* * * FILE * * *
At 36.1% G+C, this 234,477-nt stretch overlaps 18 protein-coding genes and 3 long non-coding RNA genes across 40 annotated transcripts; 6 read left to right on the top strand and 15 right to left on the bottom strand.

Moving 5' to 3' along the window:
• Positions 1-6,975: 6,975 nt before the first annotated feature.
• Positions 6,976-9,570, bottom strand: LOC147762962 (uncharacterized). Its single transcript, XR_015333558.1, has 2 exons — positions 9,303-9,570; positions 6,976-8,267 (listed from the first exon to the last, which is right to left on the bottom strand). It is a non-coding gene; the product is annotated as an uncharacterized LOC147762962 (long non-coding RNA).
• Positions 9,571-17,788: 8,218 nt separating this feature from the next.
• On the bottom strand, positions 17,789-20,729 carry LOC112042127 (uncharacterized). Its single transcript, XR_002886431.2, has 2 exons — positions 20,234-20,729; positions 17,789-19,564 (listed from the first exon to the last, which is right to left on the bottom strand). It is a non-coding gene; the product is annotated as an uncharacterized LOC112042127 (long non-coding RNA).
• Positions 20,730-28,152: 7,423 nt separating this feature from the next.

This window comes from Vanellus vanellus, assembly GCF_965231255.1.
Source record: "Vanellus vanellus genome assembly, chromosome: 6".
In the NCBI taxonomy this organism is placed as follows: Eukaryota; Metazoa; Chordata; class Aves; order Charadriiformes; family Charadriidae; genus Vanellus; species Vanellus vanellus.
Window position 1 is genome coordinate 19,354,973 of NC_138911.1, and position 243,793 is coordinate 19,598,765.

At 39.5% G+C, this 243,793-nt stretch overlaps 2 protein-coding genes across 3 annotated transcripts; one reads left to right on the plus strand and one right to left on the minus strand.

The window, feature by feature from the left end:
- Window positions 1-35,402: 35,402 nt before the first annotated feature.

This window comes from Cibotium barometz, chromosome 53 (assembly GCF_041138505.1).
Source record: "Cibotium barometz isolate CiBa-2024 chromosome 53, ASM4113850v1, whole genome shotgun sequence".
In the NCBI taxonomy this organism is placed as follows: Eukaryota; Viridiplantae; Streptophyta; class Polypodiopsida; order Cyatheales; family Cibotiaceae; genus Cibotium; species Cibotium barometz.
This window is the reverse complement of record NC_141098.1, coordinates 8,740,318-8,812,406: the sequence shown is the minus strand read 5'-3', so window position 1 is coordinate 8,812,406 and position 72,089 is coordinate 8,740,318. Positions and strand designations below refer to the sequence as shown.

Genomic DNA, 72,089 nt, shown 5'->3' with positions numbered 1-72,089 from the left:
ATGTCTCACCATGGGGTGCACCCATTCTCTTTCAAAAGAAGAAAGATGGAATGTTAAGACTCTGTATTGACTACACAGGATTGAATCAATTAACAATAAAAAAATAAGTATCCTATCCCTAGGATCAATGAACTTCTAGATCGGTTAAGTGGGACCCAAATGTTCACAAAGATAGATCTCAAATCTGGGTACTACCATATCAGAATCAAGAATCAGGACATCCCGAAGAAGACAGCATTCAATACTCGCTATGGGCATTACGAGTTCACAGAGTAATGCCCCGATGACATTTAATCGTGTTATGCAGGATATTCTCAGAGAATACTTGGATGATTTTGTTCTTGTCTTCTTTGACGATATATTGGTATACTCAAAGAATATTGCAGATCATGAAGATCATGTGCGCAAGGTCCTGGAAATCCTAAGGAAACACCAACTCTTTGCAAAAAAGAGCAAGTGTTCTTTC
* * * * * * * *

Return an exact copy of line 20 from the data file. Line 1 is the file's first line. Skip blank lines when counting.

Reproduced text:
ATGTCTCACCATGGGGTGCACCCATTCTCTTTCAAAAGAAGAAAGATGGAATGTTAAGACTCTGTATTGACTACACAGGATTGAATCAATTAACAATAAAAAAATAAGTATCCTATCCCTAGGATCAATGAACTTCTAGATCGGTTAAGTGGGACCCAAATGTTCACAAAGATAGATCTCAAATCTGGGTACTACCATATCAGAATCAAGAATCAGGACATCCCGAAGAAGACAGCATTCAATACTCGCTATGGGCATTACGAGTTCACAGAGTAATGCCCCGATGACATTTAATCGTGTTATGCAGGATATTCTCAGAGAATACTTGGATGATTTTGTTCTTGTCTTCTTTGACGATATATTGGTATACTCAAAGAATATTGCAGATCATGAAGATCATGTGCGCAAGGTCCTGGAAATCCTAAGGAAACACCAACTCTTTGCAAAAAAGAGCAAGTGTTCTTTC